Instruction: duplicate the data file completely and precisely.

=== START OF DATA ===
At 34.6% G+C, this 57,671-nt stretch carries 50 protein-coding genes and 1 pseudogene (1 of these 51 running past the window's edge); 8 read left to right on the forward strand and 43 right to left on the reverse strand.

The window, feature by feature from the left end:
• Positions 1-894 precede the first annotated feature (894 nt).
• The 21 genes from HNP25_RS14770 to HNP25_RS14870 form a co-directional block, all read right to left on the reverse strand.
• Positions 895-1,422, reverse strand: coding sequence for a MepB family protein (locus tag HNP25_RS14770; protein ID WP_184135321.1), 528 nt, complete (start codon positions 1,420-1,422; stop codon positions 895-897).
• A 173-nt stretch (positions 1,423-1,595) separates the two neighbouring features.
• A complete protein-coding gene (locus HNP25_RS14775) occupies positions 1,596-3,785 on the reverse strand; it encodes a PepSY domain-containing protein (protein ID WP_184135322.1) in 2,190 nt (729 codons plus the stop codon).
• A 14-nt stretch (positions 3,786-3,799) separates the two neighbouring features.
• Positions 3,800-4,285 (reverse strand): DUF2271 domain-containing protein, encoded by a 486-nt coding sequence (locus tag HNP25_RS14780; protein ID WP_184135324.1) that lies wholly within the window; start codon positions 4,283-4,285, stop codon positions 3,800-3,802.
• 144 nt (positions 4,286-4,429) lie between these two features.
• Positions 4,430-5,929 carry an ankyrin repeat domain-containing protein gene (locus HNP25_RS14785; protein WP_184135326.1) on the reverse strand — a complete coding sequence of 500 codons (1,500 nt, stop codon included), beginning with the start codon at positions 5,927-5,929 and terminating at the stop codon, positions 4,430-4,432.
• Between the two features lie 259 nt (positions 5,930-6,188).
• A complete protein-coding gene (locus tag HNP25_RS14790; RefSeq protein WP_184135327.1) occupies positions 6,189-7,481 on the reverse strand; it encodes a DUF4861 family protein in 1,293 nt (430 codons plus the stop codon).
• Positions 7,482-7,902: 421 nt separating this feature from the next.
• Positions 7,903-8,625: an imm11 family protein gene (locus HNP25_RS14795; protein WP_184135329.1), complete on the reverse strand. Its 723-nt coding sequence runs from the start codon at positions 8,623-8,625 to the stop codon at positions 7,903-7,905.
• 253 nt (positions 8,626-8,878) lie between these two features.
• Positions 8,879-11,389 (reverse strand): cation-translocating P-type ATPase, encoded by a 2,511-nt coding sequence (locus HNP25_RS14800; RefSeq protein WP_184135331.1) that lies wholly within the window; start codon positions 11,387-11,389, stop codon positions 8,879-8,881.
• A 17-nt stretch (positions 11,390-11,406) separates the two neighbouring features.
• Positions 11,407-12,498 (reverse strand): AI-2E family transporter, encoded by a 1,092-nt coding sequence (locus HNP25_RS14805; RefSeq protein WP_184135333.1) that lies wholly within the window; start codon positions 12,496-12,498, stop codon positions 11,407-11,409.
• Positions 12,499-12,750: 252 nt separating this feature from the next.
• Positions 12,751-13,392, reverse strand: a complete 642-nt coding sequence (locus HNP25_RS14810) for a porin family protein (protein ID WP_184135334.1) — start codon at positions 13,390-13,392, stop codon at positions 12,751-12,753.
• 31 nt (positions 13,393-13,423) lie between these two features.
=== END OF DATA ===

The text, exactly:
At 34.6% G+C, this 57,671-nt stretch carries 50 protein-coding genes and 1 pseudogene (1 of these 51 running past the window's edge); 8 read left to right on the forward strand and 43 right to left on the reverse strand.

The window, feature by feature from the left end:
• Positions 1-894 precede the first annotated feature (894 nt).
• The 21 genes from HNP25_RS14770 to HNP25_RS14870 form a co-directional block, all read right to left on the reverse strand.
• Positions 895-1,422, reverse strand: coding sequence for a MepB family protein (locus tag HNP25_RS14770; protein ID WP_184135321.1), 528 nt, complete (start codon positions 1,420-1,422; stop codon positions 895-897).
• A 173-nt stretch (positions 1,423-1,595) separates the two neighbouring features.
• A complete protein-coding gene (locus HNP25_RS14775) occupies positions 1,596-3,785 on the reverse strand; it encodes a PepSY domain-containing protein (protein ID WP_184135322.1) in 2,190 nt (729 codons plus the stop codon).
• A 14-nt stretch (positions 3,786-3,799) separates the two neighbouring features.
• Positions 3,800-4,285 (reverse strand): DUF2271 domain-containing protein, encoded by a 486-nt coding sequence (locus tag HNP25_RS14780; protein ID WP_184135324.1) that lies wholly within the window; start codon positions 4,283-4,285, stop codon positions 3,800-3,802.
• 144 nt (positions 4,286-4,429) lie between these two features.
• Positions 4,430-5,929 carry an ankyrin repeat domain-containing protein gene (locus HNP25_RS14785; protein WP_184135326.1) on the reverse strand — a complete coding sequence of 500 codons (1,500 nt, stop codon included), beginning with the start codon at positions 5,927-5,929 and terminating at the stop codon, positions 4,430-4,432.
• Between the two features lie 259 nt (positions 5,930-6,188).
• A complete protein-coding gene (locus tag HNP25_RS14790; RefSeq protein WP_184135327.1) occupies positions 6,189-7,481 on the reverse strand; it encodes a DUF4861 family protein in 1,293 nt (430 codons plus the stop codon).
• Positions 7,482-7,902: 421 nt separating this feature from the next.
• Positions 7,903-8,625: an imm11 family protein gene (locus HNP25_RS14795; protein WP_184135329.1), complete on the reverse strand. Its 723-nt coding sequence runs from the start codon at positions 8,623-8,625 to the stop codon at positions 7,903-7,905.
• 253 nt (positions 8,626-8,878) lie between these two features.
• Positions 8,879-11,389 (reverse strand): cation-translocating P-type ATPase, encoded by a 2,511-nt coding sequence (locus HNP25_RS14800; RefSeq protein WP_184135331.1) that lies wholly within the window; start codon positions 11,387-11,389, stop codon positions 8,879-8,881.
• A 17-nt stretch (positions 11,390-11,406) separates the two neighbouring features.
• Positions 11,407-12,498 (reverse strand): AI-2E family transporter, encoded by a 1,092-nt coding sequence (locus HNP25_RS14805; RefSeq protein WP_184135333.1) that lies wholly within the window; start codon positions 12,496-12,498, stop codon positions 11,407-11,409.
• Positions 12,499-12,750: 252 nt separating this feature from the next.
• Positions 12,751-13,392, reverse strand: a complete 642-nt coding sequence (locus HNP25_RS14810) for a porin family protein (protein ID WP_184135334.1) — start codon at positions 13,390-13,392, stop codon at positions 12,751-12,753.
• 31 nt (positions 13,393-13,423) lie between these two features.